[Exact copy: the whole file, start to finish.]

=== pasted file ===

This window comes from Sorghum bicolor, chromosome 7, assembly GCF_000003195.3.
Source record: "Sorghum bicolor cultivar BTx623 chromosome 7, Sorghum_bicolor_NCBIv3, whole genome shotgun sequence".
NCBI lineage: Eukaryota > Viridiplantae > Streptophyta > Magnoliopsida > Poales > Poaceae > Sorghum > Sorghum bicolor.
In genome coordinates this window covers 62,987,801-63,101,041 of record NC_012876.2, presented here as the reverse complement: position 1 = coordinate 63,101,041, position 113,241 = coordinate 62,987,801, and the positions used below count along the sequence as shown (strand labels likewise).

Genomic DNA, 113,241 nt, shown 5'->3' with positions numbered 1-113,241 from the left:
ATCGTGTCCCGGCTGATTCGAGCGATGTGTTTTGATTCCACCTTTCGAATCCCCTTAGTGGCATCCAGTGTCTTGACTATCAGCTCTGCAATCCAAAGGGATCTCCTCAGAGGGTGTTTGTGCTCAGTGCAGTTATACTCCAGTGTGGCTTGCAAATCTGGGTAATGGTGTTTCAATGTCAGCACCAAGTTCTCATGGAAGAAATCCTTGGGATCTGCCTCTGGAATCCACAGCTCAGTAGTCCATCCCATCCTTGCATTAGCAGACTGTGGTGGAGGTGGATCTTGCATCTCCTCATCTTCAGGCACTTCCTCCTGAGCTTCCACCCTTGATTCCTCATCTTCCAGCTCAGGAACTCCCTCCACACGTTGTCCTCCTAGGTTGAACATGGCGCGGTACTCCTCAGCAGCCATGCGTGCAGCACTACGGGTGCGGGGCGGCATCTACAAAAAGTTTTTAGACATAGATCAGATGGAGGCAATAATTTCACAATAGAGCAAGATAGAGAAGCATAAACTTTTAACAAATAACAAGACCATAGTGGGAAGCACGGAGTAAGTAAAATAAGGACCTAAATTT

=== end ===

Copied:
This window comes from Sorghum bicolor, chromosome 7, assembly GCF_000003195.3.
Source record: "Sorghum bicolor cultivar BTx623 chromosome 7, Sorghum_bicolor_NCBIv3, whole genome shotgun sequence".
NCBI lineage: Eukaryota > Viridiplantae > Streptophyta > Magnoliopsida > Poales > Poaceae > Sorghum > Sorghum bicolor.
In genome coordinates this window covers 62,987,801-63,101,041 of record NC_012876.2, presented here as the reverse complement: position 1 = coordinate 63,101,041, position 113,241 = coordinate 62,987,801, and the positions used below count along the sequence as shown (strand labels likewise).

Genomic DNA, 113,241 nt, shown 5'->3' with positions numbered 1-113,241 from the left:
ATCGTGTCCCGGCTGATTCGAGCGATGTGTTTTGATTCCACCTTTCGAATCCCCTTAGTGGCATCCAGTGTCTTGACTATCAGCTCTGCAATCCAAAGGGATCTCCTCAGAGGGTGTTTGTGCTCAGTGCAGTTATACTCCAGTGTGGCTTGCAAATCTGGGTAATGGTGTTTCAATGTCAGCACCAAGTTCTCATGGAAGAAATCCTTGGGATCTGCCTCTGGAATCCACAGCTCAGTAGTCCATCCCATCCTTGCATTAGCAGACTGTGGTGGAGGTGGATCTTGCATCTCCTCATCTTCAGGCACTTCCTCCTGAGCTTCCACCCTTGATTCCTCATCTTCCAGCTCAGGAACTCCCTCCACACGTTGTCCTCCTAGGTTGAACATGGCGCGGTACTCCTCAGCAGCCATGCGTGCAGCACTACGGGTGCGGGGCGGCATCTACAAAAAGTTTTTAGACATAGATCAGATGGAGGCAATAATTTCACAATAGAGCAAGATAGAGAAGCATAAACTTTTAACAAATAACAAGACCATAGTGGGAAGCACGGAGTAAGTAAAATAAGGACCTAAATTT